Do you think digital health has a role to play in awareness, prevention and management of CVD?
The opportunities to monitor and provide feedback on one’s health by digital and wearable technologies are endless. It is a most exciting field. Although the physics of the devices and physiology of the human body have been known for a long time, the coming of age of smart technologies provides real-time synchronous and complementary information on incoming medical data and – for example - location and time. Smartphone app’s now can seamlessly integrate blood pressure, heart rate variability and other bodily functions as well. As feedback in the digital health environment can be immediate, it is a most useful tool in personal training and in the understanding of medical conditions and their follow-up. In line with the two previous questions, it is critical to pay continuous attention to the human factor. Hence, as a health professional, one must take the time and effort to put the data in the right perspective to reach a personalized feedback and advice.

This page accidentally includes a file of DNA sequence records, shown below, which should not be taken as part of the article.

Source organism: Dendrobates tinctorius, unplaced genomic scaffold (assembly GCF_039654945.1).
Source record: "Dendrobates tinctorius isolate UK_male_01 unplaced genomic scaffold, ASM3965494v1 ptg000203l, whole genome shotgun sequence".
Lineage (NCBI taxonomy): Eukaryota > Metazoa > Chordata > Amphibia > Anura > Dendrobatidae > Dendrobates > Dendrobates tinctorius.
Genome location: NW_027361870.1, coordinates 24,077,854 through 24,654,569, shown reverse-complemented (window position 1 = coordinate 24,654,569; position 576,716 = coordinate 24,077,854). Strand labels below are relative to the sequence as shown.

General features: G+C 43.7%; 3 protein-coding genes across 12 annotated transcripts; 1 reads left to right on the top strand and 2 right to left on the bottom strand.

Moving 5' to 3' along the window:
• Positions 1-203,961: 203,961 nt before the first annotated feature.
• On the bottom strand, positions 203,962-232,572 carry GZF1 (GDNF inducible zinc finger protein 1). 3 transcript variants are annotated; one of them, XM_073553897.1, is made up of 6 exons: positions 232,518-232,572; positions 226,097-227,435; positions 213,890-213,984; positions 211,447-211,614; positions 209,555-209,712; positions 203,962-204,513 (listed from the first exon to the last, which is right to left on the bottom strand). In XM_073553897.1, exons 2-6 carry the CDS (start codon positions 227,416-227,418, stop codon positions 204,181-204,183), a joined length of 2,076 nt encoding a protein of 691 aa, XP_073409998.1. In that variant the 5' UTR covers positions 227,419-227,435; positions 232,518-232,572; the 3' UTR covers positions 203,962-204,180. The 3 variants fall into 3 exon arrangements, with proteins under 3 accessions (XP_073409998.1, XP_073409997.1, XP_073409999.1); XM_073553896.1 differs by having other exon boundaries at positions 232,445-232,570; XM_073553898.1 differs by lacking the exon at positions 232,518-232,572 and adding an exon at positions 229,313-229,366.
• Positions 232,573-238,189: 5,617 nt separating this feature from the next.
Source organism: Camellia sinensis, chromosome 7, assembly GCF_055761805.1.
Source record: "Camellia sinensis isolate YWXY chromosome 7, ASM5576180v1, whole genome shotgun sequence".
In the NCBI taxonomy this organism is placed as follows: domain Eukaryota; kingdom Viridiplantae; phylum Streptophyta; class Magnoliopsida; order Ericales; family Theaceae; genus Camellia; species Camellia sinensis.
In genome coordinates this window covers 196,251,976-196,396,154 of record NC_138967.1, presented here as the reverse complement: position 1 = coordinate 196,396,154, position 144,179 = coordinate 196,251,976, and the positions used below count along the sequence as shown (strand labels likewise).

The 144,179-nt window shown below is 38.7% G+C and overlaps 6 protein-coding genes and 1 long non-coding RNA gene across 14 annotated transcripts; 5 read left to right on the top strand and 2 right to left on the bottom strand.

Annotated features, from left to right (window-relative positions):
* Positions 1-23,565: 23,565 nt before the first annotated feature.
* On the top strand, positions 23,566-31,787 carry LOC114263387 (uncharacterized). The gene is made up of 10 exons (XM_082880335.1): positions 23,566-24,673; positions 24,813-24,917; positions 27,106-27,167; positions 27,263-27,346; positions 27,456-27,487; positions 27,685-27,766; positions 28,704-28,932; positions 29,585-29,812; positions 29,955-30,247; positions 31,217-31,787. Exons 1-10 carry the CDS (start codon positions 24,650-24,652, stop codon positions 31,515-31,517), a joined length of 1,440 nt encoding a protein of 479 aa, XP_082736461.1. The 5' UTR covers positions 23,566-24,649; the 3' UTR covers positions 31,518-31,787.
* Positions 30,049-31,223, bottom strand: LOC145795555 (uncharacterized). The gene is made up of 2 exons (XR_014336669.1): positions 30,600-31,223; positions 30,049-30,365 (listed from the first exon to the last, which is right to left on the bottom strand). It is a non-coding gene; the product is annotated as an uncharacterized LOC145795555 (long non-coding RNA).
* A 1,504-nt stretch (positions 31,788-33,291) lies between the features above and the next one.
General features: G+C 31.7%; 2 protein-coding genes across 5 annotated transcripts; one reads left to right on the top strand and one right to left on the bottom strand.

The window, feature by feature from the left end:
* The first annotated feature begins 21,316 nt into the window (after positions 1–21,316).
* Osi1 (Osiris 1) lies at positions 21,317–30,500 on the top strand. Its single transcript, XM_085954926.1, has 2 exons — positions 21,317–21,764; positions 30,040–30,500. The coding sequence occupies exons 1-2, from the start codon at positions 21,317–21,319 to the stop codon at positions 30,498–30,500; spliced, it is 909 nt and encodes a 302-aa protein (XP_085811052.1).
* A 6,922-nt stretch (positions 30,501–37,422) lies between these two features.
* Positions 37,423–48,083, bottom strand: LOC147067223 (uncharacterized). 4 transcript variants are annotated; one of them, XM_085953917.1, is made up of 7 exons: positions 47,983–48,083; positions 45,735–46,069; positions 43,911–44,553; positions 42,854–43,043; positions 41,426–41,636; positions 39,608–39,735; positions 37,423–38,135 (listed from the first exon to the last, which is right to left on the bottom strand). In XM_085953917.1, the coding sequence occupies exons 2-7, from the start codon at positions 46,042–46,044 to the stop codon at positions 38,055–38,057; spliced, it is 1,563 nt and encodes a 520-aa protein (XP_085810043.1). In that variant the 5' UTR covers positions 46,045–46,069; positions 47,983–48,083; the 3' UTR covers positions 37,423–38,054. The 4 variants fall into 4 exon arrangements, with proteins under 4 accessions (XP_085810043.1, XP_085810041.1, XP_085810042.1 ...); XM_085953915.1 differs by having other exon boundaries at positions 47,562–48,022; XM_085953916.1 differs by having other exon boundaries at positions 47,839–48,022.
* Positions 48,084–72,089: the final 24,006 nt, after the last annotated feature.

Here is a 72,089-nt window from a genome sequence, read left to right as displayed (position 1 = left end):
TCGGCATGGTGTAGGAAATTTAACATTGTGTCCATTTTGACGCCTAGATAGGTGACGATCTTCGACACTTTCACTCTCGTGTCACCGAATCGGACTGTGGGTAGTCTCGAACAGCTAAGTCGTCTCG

Are there opportunities for further research in the area of CVD and heart health?
Science is about understanding and research is its tool to provide valid quality-assured data. Human cardiovascular studies using validated biomarker data can identify health status, disease risk and efficacy of intervention even prior to the occurrence of disease. This research is therefore essential to prove product need and its efficacy. Fueled by regulatory requirements, consumer and industry needs, I think the landscape of nutrition research and improving heart health by efficacious diets has changed for the good. As the worldwide need of preventive health diets increases and product health claims require to be solidly supported by human studies, I think this positive trend to intensify nutrition research in de cardiovascular field will continue. As health needs are pursued, I see this trend as being mutually beneficial for producers and the well-being of customers.